14 EOQ: Annual Holding Cost I = annual holding cost rate (note: RATE, %) C = unit cost of the inventory item C h = annual cost of holding one unit in inventory C h = I * C Annual holding cost of the average inventory is: avg. inventory level * ann. holding cost per unit

15 EOQ: Annual Ordering Cost D = annual demand for item (measured in units of item) D / Q = number of orders per year C o = Cost per order

16 EOQ: Total Annual Cost

17 Example: Magazine Distributor Annual demand: 150,000 copies of Vogue Cost of ordering (C o ) is $10 Cost per magazine is $1.50 Annual holding cost rate is 10%

18 Ex: Magazine Distributor Annual demand: 150,000 copies of Vogue Cost of ordering (C o ) is $10 Cost per magazine is $1.50 Annual holding cost rate is 10% We still need to know what the order quantity is.

19 Total Cost vs. Order Quantity Annual Cost Order Quantity Holding cost curve Setup cost curve Combined curve: holding & setup. Minimum annual cost Optimal order quantity We’ll find an equation for this amount

20 So How Much Should We Order? The best order quantity will be found where AOC = AHC. Holding cost curve Minimum annual cost Annual Cost Order Quantity Setup cost curve Combined curve: holding + setup. Optimal order quantity

21 Where AOC = AHC We replace AOC & AHC with their respective equations and then solve for Q. This value of Q is the Economic Order Quantity. We use Q* as its symbol.

22 Back to EX: Magazine Distributor Annual demand: 150,000 copies of Vogue C o is $10, cost per magazine is $1.50 Annual holding cost rate is 10% EOQ = 4472 magazines per order

23 But When Should We Order It? The reorder point (r) is expressed in units of inventory. Related to the lead time (m) (time it takes for an order to be fulfilled) by looking at the demand per day (d). Days per year is not necessarily 365 – it’s working days per year.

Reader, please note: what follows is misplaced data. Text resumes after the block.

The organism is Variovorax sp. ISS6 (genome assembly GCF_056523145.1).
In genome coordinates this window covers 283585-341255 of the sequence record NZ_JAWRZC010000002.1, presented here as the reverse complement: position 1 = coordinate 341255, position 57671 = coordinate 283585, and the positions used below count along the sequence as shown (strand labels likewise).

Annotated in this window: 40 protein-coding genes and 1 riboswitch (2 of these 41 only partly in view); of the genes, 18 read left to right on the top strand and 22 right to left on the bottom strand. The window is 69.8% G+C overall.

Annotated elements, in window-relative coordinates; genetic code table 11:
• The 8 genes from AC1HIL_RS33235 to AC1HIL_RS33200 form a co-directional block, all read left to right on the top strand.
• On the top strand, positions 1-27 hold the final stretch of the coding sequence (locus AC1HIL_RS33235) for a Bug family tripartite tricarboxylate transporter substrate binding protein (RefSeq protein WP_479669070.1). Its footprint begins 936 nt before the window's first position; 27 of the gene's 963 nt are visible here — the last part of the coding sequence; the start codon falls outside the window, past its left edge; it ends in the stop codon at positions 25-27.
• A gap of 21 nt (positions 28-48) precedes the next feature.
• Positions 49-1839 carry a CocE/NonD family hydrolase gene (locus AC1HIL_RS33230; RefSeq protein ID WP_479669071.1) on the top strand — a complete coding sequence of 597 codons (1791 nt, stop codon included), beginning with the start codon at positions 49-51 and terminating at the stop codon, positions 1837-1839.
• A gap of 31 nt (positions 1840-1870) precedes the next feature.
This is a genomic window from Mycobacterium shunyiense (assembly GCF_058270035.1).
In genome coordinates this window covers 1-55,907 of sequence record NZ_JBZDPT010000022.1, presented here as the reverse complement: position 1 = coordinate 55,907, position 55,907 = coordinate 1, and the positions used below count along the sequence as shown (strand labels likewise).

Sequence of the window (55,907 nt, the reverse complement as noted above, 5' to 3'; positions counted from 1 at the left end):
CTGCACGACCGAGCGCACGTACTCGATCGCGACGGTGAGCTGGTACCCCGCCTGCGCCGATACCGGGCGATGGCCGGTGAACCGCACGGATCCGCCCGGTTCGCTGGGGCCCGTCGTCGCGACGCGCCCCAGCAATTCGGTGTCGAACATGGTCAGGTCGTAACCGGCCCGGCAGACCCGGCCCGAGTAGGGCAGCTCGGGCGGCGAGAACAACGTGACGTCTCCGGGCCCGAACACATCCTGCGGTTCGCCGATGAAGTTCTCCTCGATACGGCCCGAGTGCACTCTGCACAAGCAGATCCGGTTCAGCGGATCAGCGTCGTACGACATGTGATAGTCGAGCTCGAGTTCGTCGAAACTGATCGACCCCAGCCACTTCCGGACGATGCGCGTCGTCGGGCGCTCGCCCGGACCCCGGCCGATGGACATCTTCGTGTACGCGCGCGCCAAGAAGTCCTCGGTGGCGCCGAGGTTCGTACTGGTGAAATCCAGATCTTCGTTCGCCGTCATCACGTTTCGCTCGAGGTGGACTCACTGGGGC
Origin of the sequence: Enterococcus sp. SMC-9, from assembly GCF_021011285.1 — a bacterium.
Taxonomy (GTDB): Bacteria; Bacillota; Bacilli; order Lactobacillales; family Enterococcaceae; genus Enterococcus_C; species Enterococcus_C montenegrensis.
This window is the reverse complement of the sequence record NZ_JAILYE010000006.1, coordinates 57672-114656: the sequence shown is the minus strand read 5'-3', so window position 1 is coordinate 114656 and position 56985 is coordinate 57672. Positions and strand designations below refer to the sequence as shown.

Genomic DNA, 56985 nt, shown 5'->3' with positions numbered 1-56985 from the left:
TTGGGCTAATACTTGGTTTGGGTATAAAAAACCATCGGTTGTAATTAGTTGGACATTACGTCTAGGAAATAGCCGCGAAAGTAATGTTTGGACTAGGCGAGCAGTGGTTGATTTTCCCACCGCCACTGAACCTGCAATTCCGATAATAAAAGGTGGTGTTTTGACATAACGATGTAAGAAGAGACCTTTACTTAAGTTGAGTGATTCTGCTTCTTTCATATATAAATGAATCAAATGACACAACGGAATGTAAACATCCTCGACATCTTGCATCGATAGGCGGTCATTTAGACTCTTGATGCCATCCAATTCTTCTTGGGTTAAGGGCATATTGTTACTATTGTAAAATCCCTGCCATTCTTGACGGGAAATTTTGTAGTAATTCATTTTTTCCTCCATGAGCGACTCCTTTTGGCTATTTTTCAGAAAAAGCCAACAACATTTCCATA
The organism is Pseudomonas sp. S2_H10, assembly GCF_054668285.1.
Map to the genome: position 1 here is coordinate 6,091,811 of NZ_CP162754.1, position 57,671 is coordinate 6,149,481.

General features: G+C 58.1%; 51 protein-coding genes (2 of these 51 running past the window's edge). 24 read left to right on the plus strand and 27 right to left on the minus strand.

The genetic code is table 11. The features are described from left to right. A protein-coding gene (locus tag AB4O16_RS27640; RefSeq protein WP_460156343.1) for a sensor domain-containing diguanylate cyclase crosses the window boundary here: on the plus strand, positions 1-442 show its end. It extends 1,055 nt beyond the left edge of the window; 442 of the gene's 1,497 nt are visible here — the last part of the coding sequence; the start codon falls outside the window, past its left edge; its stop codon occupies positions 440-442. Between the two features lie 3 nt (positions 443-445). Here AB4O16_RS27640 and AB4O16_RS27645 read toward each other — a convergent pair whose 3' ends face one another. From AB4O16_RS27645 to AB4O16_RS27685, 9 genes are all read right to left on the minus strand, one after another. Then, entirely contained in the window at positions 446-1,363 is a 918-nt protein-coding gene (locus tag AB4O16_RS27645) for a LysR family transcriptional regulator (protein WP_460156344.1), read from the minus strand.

24 And How Long Will the Order Last? Since we know how many orders will be placed per year ( D / Q* ), we can calculate the cycle time in days. Go to Excel setup

25 New Situation: Planned Shortages Allows for backordering Q: amount of order, S: greatest shortage Therefore Q – S is amount of greatest inventory time Cycle time (T)Lead time ( L, l ) r Inventory Q - S S Daily demand (slope) (d)

26 Shortages: Cycle Time Sections T is divided into two distinct phases: t 1 & t 2 t 1 is time with positive inventory. t 2 is time with a shortage. time Cycle time (T)Lead time ( L, l ) r Inventory Q - S S t1t1 t2t2 Daily demand (slope) (d)

27 Shortages: Average Inventory Cost Calculating the average inventory: Q – S is greatest inventory, and S is greatest shortage, but you can’t go lower than zero. We need a weighted average of: –The average inventory in t 1 and 0 in t 2.

28 Shortages: Average Inventory Cost Calculating the average inventory: Since we know that t1 = (Q–S) / d, & T = Q/d,

29 Shortages: Average Backorder Level And since and

30 Shortages: Average Backorder Level We can calculate the average backorder level as:

31 Total Inventory Cost for Shortages The total cost of the inventory system that allows for backorders is = AHC + AOC + annual cost of backordering Where C h = cost to inventory 1 unit for 1 year C b = cost to backorder 1 unit for 1 year C o = cost per order

32 So the EOQ for Shortages is… (Trust me…)

33 Homework due 3/21 Ch. 11 #1 a-d (note: “Total Annual Cost” of the Inventory System) (do by hand) Ch. 11 #4 a-d (do with Excel) Ch. 11 #6 a-d (do with Excel) Ch. 11 #15 a-e (do by hand) Ch. 11 #17 (do with Excel)